There comes a time in every startup’s journey where they need to decide on an exit strategy. Some early investors may even ask for your view as the founder as part of their investment diligence.. Those looking for acquisition into a bigger company should start working on laying a multi-year foundation for sale, through partnering, product development and other means. For those planning to grow and build a stand-alone, profitable, business, raising large rounds of financing and managing financials will be critical, and that means understanding market capitalization.
Understanding your value as a private company is more than just determining your assets and potential value of your products or services, it includes non-tangible items like market position, legal considerations and much more. It’s critical to determine not only the types of investors to target, but why your company matters in a very crowded audience. As you work through your capitalization story, it’s important to understand your value proposition, and how you can leverage that into future growth.
A Quick Market Capitalization Definition
For publicly traded companies, market capitalization is defined as the number of a company’s outstanding shares. It doesn’t necessarily measure how much of a company is for sale, but rather the equity value of a company – the value available to owners and shareholders.
For private companies, measuring and understanding equity value is important for several reasons. First, the more equity value you sell to investors, the less ownership you have in your company as a founder. While it isn’t a bad thing by itself, it does give investors more of a say in how you do business. If you have a vision and you are looking for guidance, then it would be wise to understand just how much cash you truly need and how much of your company you are willing to sell to get it.
While bootstrapping may seem attractive from a control standpoint, and it is a perfectly viable growth method, a majority of tech companies will sell equity in exchange for capital investment from venture capitalists. VCs bring a wealth of connections, knowledge, and experience to help your business (and their investment) grow. To scale a company rapidly, you need both capital and people, which is why many young private companies opt for institutional investment.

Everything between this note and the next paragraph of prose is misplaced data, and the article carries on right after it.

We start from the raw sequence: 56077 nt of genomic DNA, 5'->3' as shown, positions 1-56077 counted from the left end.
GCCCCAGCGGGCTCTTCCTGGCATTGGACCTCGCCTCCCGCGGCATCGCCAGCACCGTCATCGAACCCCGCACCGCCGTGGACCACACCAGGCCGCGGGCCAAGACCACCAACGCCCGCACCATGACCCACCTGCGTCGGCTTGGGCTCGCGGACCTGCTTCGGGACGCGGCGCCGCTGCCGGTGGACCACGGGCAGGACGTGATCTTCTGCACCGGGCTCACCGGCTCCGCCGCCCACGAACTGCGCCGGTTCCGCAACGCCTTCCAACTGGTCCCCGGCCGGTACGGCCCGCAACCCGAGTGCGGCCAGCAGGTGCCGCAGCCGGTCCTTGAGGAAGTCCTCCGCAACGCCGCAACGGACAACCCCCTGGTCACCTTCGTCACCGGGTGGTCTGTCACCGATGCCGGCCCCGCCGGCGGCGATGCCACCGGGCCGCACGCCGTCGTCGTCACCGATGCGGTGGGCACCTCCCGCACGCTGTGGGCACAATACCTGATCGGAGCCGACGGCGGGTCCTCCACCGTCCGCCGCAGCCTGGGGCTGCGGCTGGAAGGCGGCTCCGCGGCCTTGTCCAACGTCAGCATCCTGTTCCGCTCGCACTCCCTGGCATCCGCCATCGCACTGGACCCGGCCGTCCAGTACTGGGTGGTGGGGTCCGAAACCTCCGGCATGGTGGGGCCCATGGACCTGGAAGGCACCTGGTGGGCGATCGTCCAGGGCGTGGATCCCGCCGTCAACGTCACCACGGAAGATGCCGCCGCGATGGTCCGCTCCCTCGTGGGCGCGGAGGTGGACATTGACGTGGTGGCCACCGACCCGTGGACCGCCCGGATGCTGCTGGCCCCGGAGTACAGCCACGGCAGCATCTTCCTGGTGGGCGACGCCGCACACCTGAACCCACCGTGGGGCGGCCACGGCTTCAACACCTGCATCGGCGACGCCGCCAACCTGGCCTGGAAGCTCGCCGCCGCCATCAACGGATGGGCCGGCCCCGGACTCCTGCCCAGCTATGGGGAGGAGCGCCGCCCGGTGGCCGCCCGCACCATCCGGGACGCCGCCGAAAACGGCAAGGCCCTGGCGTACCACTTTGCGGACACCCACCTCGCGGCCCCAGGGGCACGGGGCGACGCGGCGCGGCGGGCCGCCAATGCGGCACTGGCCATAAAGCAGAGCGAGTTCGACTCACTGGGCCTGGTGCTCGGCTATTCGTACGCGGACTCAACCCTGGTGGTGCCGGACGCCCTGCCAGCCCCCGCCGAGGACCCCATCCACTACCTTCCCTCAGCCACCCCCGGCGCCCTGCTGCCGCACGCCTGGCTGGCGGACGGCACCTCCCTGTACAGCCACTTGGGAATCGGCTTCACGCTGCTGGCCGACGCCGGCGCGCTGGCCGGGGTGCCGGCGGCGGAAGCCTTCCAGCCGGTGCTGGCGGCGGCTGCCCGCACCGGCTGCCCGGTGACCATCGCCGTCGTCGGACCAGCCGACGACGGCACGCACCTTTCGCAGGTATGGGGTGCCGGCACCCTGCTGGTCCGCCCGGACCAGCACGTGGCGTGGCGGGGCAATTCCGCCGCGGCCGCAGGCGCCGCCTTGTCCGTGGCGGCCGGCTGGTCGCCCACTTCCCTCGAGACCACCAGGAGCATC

What is the Market Capitalization Formula?
For publicly-traded companies, the market capitalization formula is visually represented as:
MC = N x P
In the equation, N represents the current number of shares outstanding, while P is the closing price per share. When you multiply those two numbers together, you get the current market capitalization of the company.
For example: Let’s assume Brand X currently has 10 million outstanding shares – the total number of shares of stock. If the price per share is $10 each, the company has a market capitalization of $100 million. Either factor can cause the price to fluctuate: If the outstanding shares increase and the price stays the same, market capitalization grows. Equally true, if the price increases but outstanding shares do not, then market capitalization grows. But if either number goes down, it could hurt market capitalization – which can impact compensation packages, shareholder confidence, and much more.
How Do I Determine My Private Company Valuation?
Market capitalization is often used to measure the value of a company that is opening fundraising through mezzanine investing or private equity, or the value of a company trading publicly on a stock market. If your business isn’t quite there, or you are investigating making the leap, how do you determine your company valuation before going to potential investors or venture capital firms? There are three common ways companies can determine their equity value before starting an investing round.
First is the comparable company analysis (CCA). Using this method, you can assume that your company operates comparably to competitors in the same industry. This requires creating a peer group based on company size, operations, revenues, and other available financials. From there, using the known financial data from those companies, you can create an average valuation of each using different multiples (i.e. revenue, EBITDA, gross margin, etc.). Using their average and median multiples, your financial team can create and defend a valuation of your own based on that of your peers.